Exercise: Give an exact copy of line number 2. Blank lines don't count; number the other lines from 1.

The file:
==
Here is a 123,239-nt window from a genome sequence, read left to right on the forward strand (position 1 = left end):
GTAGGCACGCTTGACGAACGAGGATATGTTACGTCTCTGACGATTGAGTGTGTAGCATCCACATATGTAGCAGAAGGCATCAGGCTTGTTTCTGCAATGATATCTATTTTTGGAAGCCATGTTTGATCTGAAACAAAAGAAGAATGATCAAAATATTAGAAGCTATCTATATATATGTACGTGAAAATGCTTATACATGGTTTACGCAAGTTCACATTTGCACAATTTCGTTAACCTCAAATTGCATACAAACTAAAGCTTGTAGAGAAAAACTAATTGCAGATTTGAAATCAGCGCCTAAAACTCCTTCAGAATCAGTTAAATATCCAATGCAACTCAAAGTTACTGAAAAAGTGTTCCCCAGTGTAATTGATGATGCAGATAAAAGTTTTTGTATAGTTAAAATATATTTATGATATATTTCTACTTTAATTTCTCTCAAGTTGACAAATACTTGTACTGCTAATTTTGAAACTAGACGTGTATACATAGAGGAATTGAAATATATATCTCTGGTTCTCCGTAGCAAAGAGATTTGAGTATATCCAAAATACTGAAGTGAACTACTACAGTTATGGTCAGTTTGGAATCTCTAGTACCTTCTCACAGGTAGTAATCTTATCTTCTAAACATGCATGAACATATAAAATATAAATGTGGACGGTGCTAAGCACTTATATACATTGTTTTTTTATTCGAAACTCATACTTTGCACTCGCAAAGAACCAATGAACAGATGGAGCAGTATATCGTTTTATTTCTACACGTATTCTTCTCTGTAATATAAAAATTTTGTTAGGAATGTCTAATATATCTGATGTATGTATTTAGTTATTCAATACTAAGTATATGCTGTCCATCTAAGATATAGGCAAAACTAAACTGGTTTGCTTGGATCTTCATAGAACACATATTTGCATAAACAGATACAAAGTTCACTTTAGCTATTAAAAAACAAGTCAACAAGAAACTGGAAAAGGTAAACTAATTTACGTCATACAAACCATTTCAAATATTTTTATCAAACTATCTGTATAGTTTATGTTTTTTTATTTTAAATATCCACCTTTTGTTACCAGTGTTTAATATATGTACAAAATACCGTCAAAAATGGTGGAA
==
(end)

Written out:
GTAGGCACGCTTGACGAACGAGGATATGTTACGTCTCTGACGATTGAGTGTGTAGCATCCACATATGTAGCAGAAGGCATCAGGCTTGTTTCTGCAATGATATCTATTTTTGGAAGCCATGTTTGATCTGAAACAAAAGAAGAATGATCAAAATATTAGAAGCTATCTATATATATGTACGTGAAAATGCTTATACATGGTTTACGCAAGTTCACATTTGCACAATTTCGTTAACCTCAAATTGCATACAAACTAAAGCTTGTAGAGAAAAACTAATTGCAGATTTGAAATCAGCGCCTAAAACTCCTTCAGAATCAGTTAAATATCCAATGCAACTCAAAGTTACTGAAAAAGTGTTCCCCAGTGTAATTGATGATGCAGATAAAAGTTTTTGTATAGTTAAAATATATTTATGATATATTTCTACTTTAATTTCTCTCAAGTTGACAAATACTTGTACTGCTAATTTTGAAACTAGACGTGTATACATAGAGGAATTGAAATATATATCTCTGGTTCTCCGTAGCAAAGAGATTTGAGTATATCCAAAATACTGAAGTGAACTACTACAGTTATGGTCAGTTTGGAATCTCTAGTACCTTCTCACAGGTAGTAATCTTATCTTCTAAACATGCATGAACATATAAAATATAAATGTGGACGGTGCTAAGCACTTATATACATTGTTTTTTTATTCGAAACTCATACTTTGCACTCGCAAAGAACCAATGAACAGATGGAGCAGTATATCGTTTTATTTCTACACGTATTCTTCTCTGTAATATAAAAATTTTGTTAGGAATGTCTAATATATCTGATGTATGTATTTAGTTATTCAATACTAAGTATATGCTGTCCATCTAAGATATAGGCAAAACTAAACTGGTTTGCTTGGATCTTCATAGAACACATATTTGCATAAACAGATACAAAGTTCACTTTAGCTATTAAAAAACAAGTCAACAAGAAACTGGAAAAGGTAAACTAATTTACGTCATACAAACCATTTCAAATATTTTTATCAAACTATCTGTATAGTTTATGTTTTTTTATTTTAAATATCCACCTTTTGTTACCAGTGTTTAATATATGTACAAAATACCGTCAAAAATGGTGGAA